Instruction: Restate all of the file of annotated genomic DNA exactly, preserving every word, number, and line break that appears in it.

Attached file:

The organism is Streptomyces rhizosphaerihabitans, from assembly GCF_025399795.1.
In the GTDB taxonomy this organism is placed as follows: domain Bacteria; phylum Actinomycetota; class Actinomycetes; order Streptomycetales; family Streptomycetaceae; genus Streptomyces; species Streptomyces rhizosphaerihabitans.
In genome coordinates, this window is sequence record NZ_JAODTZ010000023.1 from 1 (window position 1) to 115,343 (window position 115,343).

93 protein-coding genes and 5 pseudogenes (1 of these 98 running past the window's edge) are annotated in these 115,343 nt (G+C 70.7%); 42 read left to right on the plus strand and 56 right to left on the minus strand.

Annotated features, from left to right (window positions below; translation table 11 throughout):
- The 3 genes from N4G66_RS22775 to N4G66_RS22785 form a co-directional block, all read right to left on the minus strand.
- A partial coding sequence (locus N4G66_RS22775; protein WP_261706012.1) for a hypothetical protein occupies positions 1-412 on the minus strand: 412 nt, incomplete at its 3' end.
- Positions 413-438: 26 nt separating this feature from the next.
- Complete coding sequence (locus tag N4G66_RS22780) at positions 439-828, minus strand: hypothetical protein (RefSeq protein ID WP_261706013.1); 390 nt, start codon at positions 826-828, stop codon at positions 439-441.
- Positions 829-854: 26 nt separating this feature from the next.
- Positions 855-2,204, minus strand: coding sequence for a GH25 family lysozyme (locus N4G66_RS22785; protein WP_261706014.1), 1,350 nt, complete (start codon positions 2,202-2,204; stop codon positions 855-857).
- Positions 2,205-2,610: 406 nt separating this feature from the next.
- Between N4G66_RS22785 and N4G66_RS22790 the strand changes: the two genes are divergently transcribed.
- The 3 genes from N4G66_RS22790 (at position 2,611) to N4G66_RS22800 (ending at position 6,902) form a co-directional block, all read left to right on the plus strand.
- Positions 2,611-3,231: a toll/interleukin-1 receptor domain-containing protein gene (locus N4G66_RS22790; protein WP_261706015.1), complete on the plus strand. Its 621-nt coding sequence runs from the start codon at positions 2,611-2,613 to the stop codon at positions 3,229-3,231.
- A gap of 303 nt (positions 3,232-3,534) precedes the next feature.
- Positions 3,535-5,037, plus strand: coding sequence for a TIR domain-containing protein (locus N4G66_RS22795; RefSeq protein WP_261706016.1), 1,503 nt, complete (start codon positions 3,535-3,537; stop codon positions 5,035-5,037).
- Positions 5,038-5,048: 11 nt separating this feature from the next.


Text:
The organism is Streptomyces rhizosphaerihabitans, from assembly GCF_025399795.1.
In the GTDB taxonomy this organism is placed as follows: domain Bacteria; phylum Actinomycetota; class Actinomycetes; order Streptomycetales; family Streptomycetaceae; genus Streptomyces; species Streptomyces rhizosphaerihabitans.
In genome coordinates, this window is sequence record NZ_JAODTZ010000023.1 from 1 (window position 1) to 115,343 (window position 115,343).

93 protein-coding genes and 5 pseudogenes (1 of these 98 running past the window's edge) are annotated in these 115,343 nt (G+C 70.7%); 42 read left to right on the plus strand and 56 right to left on the minus strand.

Annotated features, from left to right (window positions below; translation table 11 throughout):
- The 3 genes from N4G66_RS22775 to N4G66_RS22785 form a co-directional block, all read right to left on the minus strand.
- A partial coding sequence (locus N4G66_RS22775; protein WP_261706012.1) for a hypothetical protein occupies positions 1-412 on the minus strand: 412 nt, incomplete at its 3' end.
- Positions 413-438: 26 nt separating this feature from the next.
- Complete coding sequence (locus tag N4G66_RS22780) at positions 439-828, minus strand: hypothetical protein (RefSeq protein ID WP_261706013.1); 390 nt, start codon at positions 826-828, stop codon at positions 439-441.
- Positions 829-854: 26 nt separating this feature from the next.
- Positions 855-2,204, minus strand: coding sequence for a GH25 family lysozyme (locus N4G66_RS22785; protein WP_261706014.1), 1,350 nt, complete (start codon positions 2,202-2,204; stop codon positions 855-857).
- Positions 2,205-2,610: 406 nt separating this feature from the next.
- Between N4G66_RS22785 and N4G66_RS22790 the strand changes: the two genes are divergently transcribed.
- The 3 genes from N4G66_RS22790 (at position 2,611) to N4G66_RS22800 (ending at position 6,902) form a co-directional block, all read left to right on the plus strand.
- Positions 2,611-3,231: a toll/interleukin-1 receptor domain-containing protein gene (locus N4G66_RS22790; protein WP_261706015.1), complete on the plus strand. Its 621-nt coding sequence runs from the start codon at positions 2,611-2,613 to the stop codon at positions 3,229-3,231.
- A gap of 303 nt (positions 3,232-3,534) precedes the next feature.
- Positions 3,535-5,037, plus strand: coding sequence for a TIR domain-containing protein (locus N4G66_RS22795; RefSeq protein WP_261706016.1), 1,503 nt, complete (start codon positions 3,535-3,537; stop codon positions 5,035-5,037).
- Positions 5,038-5,048: 11 nt separating this feature from the next.